Where parents are concerned, determining child custody is one of the key issues to resolve in a divorce. Sadly, it can also be one of the most likely issues to cause stress and conflict.
You can reduce the chance of a child custody dispute by ensuring you understand the terms used and the options available.
What different types of custody can parents have?
There are a number of phrases you’ll hear tossed around about custody: Sole, joint, physical and legal are all common terms. Here’s what they mean:
- Physical custody: This term is used to describe where a child lives.
- Legal custody: This determines which parent makes important decisions for the child, including things like schooling, health care, dental care, religious instruction and so on.
- Sole custody: This means custody rights are given to only one parent.
- Joint custody: This means the parents share in their custody rights.
Judges typically prefer to give parents joint legal custody of their children. When a judge awards sole legal custody, they need a significant reason to justify their decision. Typically, that’s usually because one parent is seen as unfit. That could be due to a history of violent or abusive behavior, substance abuse, mental illness or incarceration, for example.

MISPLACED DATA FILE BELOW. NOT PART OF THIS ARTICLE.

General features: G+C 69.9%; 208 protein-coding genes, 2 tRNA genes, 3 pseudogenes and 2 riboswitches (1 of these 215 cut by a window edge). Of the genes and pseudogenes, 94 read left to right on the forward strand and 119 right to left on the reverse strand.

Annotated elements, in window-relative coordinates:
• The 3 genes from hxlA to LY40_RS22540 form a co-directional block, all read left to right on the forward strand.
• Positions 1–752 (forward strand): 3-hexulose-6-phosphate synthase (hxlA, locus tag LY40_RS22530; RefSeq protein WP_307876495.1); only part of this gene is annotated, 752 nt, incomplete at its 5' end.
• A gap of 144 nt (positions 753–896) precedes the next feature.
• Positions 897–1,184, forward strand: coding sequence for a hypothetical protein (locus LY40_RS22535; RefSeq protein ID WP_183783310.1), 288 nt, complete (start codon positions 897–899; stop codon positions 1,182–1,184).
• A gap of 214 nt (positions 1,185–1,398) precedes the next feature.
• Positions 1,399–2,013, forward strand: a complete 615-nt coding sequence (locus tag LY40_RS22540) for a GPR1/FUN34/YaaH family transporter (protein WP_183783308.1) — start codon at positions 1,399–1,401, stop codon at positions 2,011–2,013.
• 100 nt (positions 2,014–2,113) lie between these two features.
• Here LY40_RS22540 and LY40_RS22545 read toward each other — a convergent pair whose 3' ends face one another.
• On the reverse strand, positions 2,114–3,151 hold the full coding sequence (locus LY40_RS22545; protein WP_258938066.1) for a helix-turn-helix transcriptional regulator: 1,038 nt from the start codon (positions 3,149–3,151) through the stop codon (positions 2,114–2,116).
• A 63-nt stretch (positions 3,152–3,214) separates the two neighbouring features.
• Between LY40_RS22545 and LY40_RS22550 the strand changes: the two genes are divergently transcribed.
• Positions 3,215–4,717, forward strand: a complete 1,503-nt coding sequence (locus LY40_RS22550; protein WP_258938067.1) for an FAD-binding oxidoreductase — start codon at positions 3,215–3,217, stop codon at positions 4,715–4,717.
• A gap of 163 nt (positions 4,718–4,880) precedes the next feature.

Can both parents have physical custody?
Typically, the courts also prefer to give both parents joint physical custody of the children, as well. This is sometimes called “shared parenting.” It would signify that the child lives with each parent for approximately the same amount of time.
In other situations, the court may determine that it’s better for one parent to have primary physical custody of the child and the other parent to have secondary physical custody. That means that the child would primarily live with the first parent while still staying with their other parent on occasion, like alternate weekends or over summer vacations.
Even if one parent is given sole physical custody, however, the other parent may still be awarded visitation rights.
How will custody be determined?
North Carolina law requires that child custody decisions be made based on the child’s best interests. The court will consider the child’s age, each parent’s ability to care for the child properly, the stability of the child’s life in each home, any past history of violence or abuse on a parent’s part and numerous other factors when making their decision — but it is always the child’s needs that will be considered first, not the needs of the parents.
Once custody is decided, a parenting agreement will usually be put into place to solidify the agreement and address any important issues about visitation, the child’s care and so on.
Can you gain more control over your custody situation?
You can. Parents who are willing to work together for their children’s best interests can usually work out a parenting and custody plan without the court’s involvement. Doing so puts you in control — not a judge — of your child’s future. Talk to an attorney to learn more.